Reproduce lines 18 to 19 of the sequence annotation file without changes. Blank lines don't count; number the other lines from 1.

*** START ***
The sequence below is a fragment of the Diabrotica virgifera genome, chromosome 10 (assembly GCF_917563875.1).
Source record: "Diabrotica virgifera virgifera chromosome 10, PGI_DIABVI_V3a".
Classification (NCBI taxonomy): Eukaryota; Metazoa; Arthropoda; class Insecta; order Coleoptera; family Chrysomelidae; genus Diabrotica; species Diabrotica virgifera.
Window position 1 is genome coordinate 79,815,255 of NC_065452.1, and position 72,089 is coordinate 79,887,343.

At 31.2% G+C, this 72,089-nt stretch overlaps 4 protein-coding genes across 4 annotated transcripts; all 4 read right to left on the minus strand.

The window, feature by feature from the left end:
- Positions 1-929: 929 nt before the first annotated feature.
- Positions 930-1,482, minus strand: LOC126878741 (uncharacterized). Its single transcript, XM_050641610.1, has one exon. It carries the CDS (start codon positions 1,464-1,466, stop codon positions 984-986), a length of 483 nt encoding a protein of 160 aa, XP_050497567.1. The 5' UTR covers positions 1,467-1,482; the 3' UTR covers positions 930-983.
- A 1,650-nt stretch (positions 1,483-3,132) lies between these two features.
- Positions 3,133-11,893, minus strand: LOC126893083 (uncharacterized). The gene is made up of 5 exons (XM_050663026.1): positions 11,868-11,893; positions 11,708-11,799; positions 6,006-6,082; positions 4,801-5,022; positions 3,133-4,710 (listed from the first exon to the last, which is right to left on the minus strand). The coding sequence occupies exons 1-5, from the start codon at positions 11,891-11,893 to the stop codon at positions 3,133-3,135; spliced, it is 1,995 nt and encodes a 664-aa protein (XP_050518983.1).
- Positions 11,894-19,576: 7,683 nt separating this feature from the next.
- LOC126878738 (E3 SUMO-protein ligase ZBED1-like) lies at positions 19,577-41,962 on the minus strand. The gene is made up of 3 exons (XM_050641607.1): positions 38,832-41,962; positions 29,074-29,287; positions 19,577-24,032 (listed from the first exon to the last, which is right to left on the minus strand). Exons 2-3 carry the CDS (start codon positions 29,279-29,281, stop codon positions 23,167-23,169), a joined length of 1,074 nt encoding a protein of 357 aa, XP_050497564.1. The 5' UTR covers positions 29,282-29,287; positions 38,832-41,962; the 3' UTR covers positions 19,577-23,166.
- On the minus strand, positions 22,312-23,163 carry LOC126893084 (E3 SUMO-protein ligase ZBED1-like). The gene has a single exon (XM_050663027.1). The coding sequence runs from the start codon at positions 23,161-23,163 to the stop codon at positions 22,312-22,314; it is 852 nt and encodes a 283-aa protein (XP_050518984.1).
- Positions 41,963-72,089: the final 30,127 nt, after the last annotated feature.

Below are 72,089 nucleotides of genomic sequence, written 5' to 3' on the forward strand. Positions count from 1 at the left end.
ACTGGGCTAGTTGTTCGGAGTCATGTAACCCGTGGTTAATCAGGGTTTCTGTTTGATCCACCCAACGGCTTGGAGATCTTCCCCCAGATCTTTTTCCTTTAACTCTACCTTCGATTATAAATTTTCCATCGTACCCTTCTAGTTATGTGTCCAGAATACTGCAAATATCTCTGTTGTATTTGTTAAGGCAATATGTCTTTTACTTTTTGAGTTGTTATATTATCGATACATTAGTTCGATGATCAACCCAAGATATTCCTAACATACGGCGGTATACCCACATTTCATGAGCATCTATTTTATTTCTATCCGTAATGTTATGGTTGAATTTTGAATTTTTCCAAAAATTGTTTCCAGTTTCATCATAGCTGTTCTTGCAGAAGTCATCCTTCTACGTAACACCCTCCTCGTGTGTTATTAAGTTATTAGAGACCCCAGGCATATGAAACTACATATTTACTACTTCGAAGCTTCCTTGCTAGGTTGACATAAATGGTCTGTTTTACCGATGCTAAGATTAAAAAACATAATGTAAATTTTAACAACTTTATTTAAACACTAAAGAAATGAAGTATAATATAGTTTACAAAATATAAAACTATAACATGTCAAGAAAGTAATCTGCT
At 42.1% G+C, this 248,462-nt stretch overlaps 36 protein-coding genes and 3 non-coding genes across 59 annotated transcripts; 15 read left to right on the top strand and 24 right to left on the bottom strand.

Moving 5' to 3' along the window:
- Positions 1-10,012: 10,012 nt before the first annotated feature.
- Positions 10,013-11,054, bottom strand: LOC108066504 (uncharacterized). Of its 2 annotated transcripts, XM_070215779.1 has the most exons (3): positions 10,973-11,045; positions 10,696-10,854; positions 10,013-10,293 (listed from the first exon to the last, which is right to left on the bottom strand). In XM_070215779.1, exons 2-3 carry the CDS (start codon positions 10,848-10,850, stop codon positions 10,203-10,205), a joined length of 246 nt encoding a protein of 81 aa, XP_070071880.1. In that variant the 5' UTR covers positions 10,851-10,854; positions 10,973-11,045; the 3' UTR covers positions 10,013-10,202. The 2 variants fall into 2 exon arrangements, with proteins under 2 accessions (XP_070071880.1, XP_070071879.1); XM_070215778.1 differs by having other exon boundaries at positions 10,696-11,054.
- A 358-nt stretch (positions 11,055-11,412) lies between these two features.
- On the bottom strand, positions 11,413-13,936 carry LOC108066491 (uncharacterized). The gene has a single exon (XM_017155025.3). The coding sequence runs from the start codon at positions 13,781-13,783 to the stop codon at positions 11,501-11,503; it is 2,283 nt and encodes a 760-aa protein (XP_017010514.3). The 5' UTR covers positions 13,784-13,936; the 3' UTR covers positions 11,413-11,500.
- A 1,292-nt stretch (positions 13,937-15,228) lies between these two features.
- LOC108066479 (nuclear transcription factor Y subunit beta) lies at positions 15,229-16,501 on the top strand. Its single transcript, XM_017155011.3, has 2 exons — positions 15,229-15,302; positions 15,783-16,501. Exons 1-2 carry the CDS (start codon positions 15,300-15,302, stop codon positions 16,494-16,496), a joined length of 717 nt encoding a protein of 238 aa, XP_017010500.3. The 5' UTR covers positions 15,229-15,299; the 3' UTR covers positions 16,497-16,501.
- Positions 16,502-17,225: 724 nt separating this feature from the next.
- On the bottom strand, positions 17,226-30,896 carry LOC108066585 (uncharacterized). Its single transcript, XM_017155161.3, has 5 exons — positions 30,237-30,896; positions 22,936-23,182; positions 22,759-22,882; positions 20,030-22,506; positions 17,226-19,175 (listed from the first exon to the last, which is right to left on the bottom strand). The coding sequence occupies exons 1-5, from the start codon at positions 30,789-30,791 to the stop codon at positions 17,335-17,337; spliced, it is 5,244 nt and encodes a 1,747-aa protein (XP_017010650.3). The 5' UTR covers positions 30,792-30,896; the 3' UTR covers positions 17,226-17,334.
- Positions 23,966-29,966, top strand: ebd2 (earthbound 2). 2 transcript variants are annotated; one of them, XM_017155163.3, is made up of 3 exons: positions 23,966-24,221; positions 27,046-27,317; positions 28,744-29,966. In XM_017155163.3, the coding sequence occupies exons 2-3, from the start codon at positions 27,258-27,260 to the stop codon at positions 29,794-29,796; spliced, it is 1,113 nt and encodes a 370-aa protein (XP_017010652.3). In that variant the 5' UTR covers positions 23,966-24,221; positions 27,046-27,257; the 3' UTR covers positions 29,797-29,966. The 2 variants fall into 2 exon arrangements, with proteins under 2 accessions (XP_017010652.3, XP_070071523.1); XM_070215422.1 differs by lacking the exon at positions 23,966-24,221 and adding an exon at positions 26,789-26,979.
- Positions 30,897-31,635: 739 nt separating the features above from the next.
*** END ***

Moving 5' to 3' along the window:
- Positions 1-10,012: 10,012 nt before the first annotated feature.